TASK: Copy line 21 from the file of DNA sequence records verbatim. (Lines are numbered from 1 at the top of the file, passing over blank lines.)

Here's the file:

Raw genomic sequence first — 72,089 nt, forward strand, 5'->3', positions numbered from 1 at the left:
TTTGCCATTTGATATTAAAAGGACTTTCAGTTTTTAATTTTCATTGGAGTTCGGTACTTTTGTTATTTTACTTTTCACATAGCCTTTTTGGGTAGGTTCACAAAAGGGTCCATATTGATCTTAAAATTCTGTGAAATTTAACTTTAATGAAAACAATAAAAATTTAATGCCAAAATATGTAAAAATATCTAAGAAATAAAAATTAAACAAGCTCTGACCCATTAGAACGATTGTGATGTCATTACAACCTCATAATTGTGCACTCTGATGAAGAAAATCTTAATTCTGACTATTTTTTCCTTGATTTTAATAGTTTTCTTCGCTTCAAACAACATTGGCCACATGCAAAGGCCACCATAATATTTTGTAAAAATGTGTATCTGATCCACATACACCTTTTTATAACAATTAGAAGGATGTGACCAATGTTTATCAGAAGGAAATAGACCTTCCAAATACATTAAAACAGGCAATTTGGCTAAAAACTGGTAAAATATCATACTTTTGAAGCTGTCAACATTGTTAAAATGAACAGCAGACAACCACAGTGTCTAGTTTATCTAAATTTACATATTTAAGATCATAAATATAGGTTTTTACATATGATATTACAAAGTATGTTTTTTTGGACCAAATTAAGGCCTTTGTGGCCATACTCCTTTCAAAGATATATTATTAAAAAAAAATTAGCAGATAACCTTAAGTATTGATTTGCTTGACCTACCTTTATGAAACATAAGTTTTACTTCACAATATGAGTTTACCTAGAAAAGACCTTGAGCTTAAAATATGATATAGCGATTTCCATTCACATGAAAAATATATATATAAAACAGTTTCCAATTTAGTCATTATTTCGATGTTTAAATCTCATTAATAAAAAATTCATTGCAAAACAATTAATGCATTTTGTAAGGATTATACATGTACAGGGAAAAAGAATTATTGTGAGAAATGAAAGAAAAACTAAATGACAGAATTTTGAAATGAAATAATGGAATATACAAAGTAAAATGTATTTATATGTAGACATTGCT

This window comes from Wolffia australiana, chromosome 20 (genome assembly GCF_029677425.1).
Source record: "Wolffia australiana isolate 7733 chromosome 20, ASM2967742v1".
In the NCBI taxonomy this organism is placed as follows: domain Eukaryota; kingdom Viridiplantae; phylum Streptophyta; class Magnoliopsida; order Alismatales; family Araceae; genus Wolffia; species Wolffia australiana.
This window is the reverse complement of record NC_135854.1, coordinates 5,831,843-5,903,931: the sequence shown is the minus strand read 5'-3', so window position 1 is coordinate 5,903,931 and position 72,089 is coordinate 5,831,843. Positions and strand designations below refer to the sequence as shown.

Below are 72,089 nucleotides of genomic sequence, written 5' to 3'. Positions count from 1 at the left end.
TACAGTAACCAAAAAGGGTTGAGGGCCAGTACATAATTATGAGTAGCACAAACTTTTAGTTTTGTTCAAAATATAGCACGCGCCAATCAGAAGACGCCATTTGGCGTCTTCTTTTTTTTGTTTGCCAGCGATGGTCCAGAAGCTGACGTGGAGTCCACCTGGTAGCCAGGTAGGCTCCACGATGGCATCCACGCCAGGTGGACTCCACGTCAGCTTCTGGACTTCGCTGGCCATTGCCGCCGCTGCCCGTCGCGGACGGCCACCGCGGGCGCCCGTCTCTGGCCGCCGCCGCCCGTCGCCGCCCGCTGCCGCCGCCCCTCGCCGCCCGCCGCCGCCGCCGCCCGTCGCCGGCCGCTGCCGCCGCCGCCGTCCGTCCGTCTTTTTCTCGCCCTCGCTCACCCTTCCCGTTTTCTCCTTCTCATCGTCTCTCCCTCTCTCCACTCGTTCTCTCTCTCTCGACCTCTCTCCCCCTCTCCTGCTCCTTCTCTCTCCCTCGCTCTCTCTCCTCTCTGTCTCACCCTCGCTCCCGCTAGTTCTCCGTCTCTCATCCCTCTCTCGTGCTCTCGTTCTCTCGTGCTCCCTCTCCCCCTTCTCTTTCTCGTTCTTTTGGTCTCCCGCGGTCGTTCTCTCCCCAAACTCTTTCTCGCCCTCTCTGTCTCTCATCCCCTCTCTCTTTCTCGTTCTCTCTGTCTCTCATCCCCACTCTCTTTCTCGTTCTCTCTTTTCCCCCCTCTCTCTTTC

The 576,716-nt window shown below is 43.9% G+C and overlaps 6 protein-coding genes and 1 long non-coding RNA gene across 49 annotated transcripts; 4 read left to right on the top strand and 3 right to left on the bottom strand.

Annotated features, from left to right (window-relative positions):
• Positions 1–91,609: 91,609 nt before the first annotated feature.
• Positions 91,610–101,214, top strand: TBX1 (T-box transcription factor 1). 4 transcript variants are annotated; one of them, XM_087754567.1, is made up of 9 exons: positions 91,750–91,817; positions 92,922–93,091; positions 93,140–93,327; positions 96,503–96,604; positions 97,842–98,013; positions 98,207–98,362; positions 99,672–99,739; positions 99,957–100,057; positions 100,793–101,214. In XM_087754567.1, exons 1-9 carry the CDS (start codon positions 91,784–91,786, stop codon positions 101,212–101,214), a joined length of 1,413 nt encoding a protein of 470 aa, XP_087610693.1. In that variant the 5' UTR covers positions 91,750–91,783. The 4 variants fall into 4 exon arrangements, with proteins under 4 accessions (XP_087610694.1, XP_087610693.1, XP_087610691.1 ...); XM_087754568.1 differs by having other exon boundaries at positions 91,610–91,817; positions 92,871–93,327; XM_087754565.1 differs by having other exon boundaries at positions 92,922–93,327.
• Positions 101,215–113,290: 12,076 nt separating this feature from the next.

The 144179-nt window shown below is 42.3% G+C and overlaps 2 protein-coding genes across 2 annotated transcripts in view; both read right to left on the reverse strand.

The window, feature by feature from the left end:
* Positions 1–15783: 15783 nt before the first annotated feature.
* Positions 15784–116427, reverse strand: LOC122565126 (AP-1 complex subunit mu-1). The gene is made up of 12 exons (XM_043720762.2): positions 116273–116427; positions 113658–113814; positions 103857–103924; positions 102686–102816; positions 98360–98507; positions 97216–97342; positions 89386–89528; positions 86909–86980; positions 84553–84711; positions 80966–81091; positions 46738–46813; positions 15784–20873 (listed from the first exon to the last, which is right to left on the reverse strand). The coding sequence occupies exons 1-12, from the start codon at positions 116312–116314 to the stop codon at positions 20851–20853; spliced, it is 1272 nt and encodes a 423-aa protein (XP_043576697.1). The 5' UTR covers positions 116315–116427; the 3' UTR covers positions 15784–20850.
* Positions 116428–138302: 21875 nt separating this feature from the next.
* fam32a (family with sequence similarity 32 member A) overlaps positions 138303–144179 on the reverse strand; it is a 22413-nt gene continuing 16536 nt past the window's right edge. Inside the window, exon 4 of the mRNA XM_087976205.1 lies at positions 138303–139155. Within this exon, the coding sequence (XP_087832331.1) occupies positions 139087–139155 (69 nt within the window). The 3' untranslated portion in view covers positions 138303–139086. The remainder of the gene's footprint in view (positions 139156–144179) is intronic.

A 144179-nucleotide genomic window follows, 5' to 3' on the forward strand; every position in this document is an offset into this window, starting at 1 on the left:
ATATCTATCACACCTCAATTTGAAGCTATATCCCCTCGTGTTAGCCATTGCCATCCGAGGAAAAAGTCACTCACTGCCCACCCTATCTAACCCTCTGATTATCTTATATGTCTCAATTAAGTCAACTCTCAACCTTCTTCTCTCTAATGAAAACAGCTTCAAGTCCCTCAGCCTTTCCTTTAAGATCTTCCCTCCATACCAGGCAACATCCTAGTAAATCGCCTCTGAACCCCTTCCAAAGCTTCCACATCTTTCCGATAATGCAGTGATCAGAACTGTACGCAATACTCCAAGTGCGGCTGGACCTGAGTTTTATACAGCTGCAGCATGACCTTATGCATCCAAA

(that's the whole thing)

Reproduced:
ATATCTATCACACCTCAATTTGAAGCTATATCCCCTCGTGTTAGCCATTGCCATCCGAGGAAAAAGTCACTCACTGCCCACCCTATCTAACCCTCTGATTATCTTATATGTCTCAATTAAGTCAACTCTCAACCTTCTTCTCTCTAATGAAAACAGCTTCAAGTCCCTCAGCCTTTCCTTTAAGATCTTCCCTCCATACCAGGCAACATCCTAGTAAATCGCCTCTGAACCCCTTCCAAAGCTTCCACATCTTTCCGATAATGCAGTGATCAGAACTGTACGCAATACTCCAAGTGCGGCTGGACCTGAGTTTTATACAGCTGCAGCATGACCTTATGCATCCAAA